Researchers from the National University of Singapore have created a new scalable and low-cost method for building quantum dots. These dots, which have a wide range of applications in fields such as energy storage devices, biomedicine, catalysts, sensors, and photodetectors, possess impressive electronic and optical properties. This new system for fabricating them could help to make their use widespread throughout a diverse range of different fields.
The primary material used in these quantum dots are two-dimensional transition metal dichalcogenides nanomaterials. Molybdenite is one commonly used material, which is similar in many ways to graphene. Quantum dots are actually the smaller counterpart of these materials. However, synthesizing the necessary materials can prove challenging and costly, making them a less than ideal option for many applications.
Scientists believe their new method of fabricating quantum dots could change all that. Besides making for fast and cost-effective engineering of the dots, researchers can actually alter and adjust the properties of the material to make them more effective for different applications, depending on the specific needs of the project at hand.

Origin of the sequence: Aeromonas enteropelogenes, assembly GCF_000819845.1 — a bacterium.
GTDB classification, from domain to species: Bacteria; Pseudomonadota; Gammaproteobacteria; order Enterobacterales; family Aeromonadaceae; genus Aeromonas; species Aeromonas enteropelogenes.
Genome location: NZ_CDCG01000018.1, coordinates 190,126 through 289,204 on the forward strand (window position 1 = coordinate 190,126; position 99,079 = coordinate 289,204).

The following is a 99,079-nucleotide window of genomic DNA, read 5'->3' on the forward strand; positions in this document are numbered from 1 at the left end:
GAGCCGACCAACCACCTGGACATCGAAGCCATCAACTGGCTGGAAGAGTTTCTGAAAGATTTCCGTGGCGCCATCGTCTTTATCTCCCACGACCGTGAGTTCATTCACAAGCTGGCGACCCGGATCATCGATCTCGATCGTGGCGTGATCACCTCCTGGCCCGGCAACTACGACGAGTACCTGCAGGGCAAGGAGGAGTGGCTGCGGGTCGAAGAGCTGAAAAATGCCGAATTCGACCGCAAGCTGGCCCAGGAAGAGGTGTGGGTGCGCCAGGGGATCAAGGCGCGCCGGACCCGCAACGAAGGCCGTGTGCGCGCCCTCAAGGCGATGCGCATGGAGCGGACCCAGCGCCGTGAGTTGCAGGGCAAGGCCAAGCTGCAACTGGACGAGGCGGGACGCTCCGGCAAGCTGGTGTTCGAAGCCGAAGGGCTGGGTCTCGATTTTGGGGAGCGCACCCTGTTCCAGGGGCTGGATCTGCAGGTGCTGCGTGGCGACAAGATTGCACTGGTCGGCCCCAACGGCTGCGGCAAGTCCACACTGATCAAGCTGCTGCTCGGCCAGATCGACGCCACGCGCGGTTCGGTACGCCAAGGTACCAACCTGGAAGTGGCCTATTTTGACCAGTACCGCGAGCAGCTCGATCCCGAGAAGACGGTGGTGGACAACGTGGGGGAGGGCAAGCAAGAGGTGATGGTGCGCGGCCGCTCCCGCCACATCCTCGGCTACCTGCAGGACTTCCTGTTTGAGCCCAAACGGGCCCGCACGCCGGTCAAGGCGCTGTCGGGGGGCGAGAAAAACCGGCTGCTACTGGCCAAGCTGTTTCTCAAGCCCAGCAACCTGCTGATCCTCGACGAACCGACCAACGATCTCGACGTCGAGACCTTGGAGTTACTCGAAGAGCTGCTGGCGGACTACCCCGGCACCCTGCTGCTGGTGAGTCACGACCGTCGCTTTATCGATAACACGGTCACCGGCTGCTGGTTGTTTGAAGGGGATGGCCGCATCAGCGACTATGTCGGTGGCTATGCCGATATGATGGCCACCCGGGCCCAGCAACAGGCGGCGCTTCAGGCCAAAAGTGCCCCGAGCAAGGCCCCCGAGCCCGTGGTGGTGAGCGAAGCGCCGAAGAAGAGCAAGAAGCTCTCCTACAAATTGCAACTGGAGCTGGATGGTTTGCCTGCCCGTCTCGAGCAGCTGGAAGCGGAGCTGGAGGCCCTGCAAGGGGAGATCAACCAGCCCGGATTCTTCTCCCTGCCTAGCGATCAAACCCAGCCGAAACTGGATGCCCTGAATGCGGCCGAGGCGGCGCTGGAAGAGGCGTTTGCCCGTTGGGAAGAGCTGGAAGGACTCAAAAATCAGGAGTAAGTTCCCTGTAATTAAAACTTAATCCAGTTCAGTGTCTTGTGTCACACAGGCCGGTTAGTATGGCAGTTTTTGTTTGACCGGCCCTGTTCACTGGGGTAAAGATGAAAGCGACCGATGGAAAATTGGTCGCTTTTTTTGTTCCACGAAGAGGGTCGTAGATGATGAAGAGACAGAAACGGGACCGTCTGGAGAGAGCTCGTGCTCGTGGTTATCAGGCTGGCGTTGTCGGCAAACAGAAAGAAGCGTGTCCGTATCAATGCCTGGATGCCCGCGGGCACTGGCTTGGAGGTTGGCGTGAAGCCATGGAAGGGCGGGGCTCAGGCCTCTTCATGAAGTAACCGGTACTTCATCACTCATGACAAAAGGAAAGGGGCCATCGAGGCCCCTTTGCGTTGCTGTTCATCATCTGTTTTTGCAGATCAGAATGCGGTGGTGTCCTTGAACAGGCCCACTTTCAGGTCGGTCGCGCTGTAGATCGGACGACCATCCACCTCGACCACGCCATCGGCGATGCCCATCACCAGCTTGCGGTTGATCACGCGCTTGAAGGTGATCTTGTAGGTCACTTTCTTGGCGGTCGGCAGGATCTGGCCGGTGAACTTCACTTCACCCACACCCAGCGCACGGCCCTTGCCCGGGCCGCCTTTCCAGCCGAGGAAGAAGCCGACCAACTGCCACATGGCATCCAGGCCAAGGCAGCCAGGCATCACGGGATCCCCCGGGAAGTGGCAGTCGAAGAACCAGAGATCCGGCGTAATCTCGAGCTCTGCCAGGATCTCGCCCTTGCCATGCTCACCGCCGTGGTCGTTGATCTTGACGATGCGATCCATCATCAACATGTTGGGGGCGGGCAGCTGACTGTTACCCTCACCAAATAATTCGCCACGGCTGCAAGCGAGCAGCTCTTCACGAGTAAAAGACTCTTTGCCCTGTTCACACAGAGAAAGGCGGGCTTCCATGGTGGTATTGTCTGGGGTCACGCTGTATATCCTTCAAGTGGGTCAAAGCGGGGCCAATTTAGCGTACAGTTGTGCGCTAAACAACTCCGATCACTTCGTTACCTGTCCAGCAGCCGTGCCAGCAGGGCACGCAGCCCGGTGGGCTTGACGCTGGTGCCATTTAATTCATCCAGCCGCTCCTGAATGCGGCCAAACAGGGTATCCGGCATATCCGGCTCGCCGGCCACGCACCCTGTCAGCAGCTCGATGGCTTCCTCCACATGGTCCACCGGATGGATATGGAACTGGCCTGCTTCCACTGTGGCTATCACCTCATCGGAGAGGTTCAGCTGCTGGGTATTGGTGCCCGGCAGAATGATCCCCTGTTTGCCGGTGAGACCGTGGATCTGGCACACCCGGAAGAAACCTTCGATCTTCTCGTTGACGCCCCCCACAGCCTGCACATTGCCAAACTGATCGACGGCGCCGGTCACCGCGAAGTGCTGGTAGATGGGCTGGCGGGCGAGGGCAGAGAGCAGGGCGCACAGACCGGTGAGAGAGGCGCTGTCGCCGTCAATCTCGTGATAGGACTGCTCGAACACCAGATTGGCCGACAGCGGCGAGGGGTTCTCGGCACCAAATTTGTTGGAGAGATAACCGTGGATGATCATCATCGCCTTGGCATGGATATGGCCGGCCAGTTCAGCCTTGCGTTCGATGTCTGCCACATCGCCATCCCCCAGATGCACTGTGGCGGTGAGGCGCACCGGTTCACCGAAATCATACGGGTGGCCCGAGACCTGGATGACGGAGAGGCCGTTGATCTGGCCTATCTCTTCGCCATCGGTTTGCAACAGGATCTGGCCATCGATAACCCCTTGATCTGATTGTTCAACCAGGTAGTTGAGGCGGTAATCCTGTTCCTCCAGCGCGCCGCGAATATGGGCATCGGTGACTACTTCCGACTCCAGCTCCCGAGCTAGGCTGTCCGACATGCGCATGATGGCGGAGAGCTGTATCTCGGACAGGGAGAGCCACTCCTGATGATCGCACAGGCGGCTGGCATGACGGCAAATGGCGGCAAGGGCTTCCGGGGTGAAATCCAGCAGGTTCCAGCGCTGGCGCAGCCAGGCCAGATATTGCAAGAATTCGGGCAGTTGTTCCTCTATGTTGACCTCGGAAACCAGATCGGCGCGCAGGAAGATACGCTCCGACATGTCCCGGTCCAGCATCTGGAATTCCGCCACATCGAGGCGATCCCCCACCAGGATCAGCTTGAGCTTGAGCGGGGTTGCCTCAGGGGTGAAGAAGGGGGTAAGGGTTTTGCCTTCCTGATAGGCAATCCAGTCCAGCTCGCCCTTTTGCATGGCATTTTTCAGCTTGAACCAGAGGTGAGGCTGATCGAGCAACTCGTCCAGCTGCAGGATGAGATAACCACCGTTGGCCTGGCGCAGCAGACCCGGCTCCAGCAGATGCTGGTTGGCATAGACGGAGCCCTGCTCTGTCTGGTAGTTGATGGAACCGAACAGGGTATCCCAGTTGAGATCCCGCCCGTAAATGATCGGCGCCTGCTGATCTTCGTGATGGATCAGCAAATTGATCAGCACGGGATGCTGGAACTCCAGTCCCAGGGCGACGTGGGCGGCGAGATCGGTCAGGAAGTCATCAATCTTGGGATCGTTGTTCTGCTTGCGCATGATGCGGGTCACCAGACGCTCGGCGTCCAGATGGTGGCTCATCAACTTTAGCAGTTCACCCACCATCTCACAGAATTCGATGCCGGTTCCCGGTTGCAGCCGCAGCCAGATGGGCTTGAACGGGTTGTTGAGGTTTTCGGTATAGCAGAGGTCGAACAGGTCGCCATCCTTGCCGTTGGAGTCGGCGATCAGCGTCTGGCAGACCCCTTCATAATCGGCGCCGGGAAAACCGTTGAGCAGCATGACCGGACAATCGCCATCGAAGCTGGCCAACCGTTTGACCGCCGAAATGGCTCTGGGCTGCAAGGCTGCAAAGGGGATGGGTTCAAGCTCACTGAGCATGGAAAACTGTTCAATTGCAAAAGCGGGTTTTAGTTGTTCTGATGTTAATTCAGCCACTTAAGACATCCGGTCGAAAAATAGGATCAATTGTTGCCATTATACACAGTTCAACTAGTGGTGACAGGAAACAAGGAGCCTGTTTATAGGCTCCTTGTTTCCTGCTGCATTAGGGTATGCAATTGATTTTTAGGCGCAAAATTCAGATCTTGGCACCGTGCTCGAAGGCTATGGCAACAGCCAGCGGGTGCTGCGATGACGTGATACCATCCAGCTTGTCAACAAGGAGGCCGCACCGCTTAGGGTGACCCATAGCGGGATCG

The traditional method for synthesizing these nanomaterials involves a top-down approach that is both lengthy and costly. Mineral ores containing the needed nanomaterials are collected and exhaustively broken down using either chemical or physical means. Although this method is extremely precise, it’s not exactly scalable — and separating fragments of nanomaterials demands multiple stages of purification. Additionally, the old method makes creating a consistent size extremely challenging, as the necessary nanomaterials are incredibly tiny.
The new method changes all that. Engineers designed a bottom-up synthesis strategy that allows them to easily and consistently build the quantum dots. Additionally, this method is less expensive and far more scaleable than traditional methods, which rely on the top-down method.
The quantum dots are synthesized by taking chalcogen precursors and causing them to react with transition metal oxides or chlorides. The entire system is placed under specific aqueous and temperature conditions which aid in the production of the quantum dots.
Scientists hope to use this technology to aid in a number of biomedical pursuits, including photodynamic therapy which can use organic compounds to kill deadly cancer cells. Researchers also believe their work can aid in creating advanced electronic components as well as the next generation of television and computer screens.